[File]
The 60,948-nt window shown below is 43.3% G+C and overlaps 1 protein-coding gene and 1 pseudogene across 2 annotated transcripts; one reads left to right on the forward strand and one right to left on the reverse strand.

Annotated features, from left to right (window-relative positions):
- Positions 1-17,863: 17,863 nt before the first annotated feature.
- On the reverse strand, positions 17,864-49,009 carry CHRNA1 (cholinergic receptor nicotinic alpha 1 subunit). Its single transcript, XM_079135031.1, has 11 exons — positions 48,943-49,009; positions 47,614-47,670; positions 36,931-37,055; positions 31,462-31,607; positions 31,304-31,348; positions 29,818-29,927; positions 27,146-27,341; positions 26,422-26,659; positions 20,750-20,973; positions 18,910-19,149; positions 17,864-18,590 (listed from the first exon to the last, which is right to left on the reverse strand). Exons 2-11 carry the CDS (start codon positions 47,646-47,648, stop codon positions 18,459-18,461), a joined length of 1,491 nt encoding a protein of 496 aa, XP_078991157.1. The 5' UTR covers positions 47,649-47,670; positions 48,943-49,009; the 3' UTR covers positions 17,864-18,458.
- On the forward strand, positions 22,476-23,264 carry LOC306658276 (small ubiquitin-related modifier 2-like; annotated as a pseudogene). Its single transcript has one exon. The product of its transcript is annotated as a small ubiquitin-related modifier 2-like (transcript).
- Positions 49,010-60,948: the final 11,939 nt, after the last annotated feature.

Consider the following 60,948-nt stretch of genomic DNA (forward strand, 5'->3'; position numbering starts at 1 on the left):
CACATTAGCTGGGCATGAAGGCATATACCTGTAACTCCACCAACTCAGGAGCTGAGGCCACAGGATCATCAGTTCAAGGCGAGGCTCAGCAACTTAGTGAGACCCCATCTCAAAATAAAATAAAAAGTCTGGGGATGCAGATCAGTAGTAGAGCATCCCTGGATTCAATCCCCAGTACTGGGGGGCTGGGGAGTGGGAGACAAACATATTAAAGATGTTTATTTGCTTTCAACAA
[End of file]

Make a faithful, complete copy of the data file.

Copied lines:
The 60,948-nt window shown below is 43.3% G+C and overlaps 1 protein-coding gene and 1 pseudogene across 2 annotated transcripts; one reads left to right on the forward strand and one right to left on the reverse strand.

Annotated features, from left to right (window-relative positions):
- Positions 1-17,863: 17,863 nt before the first annotated feature.
- On the reverse strand, positions 17,864-49,009 carry CHRNA1 (cholinergic receptor nicotinic alpha 1 subunit). Its single transcript, XM_079135031.1, has 11 exons — positions 48,943-49,009; positions 47,614-47,670; positions 36,931-37,055; positions 31,462-31,607; positions 31,304-31,348; positions 29,818-29,927; positions 27,146-27,341; positions 26,422-26,659; positions 20,750-20,973; positions 18,910-19,149; positions 17,864-18,590 (listed from the first exon to the last, which is right to left on the reverse strand). Exons 2-11 carry the CDS (start codon positions 47,646-47,648, stop codon positions 18,459-18,461), a joined length of 1,491 nt encoding a protein of 496 aa, XP_078991157.1. The 5' UTR covers positions 47,649-47,670; positions 48,943-49,009; the 3' UTR covers positions 17,864-18,458.
- On the forward strand, positions 22,476-23,264 carry LOC306658276 (small ubiquitin-related modifier 2-like; annotated as a pseudogene). Its single transcript has one exon. The product of its transcript is annotated as a small ubiquitin-related modifier 2-like (transcript).
- Positions 49,010-60,948: the final 11,939 nt, after the last annotated feature.

Consider the following 60,948-nt stretch of genomic DNA (forward strand, 5'->3'; position numbering starts at 1 on the left):
CACATTAGCTGGGCATGAAGGCATATACCTGTAACTCCACCAACTCAGGAGCTGAGGCCACAGGATCATCAGTTCAAGGCGAGGCTCAGCAACTTAGTGAGACCCCATCTCAAAATAAAATAAAAAGTCTGGGGATGCAGATCAGTAGTAGAGCATCCCTGGATTCAATCCCCAGTACTGGGGGGCTGGGGAGTGGGAGACAAACATATTAAAGATGTTTATTTGCTTTCAACAA